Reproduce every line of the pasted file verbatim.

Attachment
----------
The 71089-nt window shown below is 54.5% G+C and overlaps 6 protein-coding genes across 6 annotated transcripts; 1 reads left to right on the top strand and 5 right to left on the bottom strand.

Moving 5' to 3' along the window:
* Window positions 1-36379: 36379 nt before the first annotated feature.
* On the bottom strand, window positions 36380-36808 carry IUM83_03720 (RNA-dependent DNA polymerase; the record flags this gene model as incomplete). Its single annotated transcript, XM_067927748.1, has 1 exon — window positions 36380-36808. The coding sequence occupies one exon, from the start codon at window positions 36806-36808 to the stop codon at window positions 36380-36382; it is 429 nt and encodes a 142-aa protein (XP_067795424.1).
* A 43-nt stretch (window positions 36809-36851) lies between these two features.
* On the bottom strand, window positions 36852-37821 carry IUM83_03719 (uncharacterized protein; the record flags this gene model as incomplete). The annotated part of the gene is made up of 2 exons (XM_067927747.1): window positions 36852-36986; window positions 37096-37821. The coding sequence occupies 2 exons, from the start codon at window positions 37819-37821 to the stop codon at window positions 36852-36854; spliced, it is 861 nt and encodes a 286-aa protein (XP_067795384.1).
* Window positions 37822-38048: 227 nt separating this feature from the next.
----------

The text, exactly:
The 71089-nt window shown below is 54.5% G+C and overlaps 6 protein-coding genes across 6 annotated transcripts; 1 reads left to right on the top strand and 5 right to left on the bottom strand.

Moving 5' to 3' along the window:
* Window positions 1-36379: 36379 nt before the first annotated feature.
* On the bottom strand, window positions 36380-36808 carry IUM83_03720 (RNA-dependent DNA polymerase; the record flags this gene model as incomplete). Its single annotated transcript, XM_067927748.1, has 1 exon — window positions 36380-36808. The coding sequence occupies one exon, from the start codon at window positions 36806-36808 to the stop codon at window positions 36380-36382; it is 429 nt and encodes a 142-aa protein (XP_067795424.1).
* A 43-nt stretch (window positions 36809-36851) lies between these two features.
* On the bottom strand, window positions 36852-37821 carry IUM83_03719 (uncharacterized protein; the record flags this gene model as incomplete). The annotated part of the gene is made up of 2 exons (XM_067927747.1): window positions 36852-36986; window positions 37096-37821. The coding sequence occupies 2 exons, from the start codon at window positions 37819-37821 to the stop codon at window positions 36852-36854; spliced, it is 861 nt and encodes a 286-aa protein (XP_067795384.1).
* Window positions 37822-38048: 227 nt separating this feature from the next.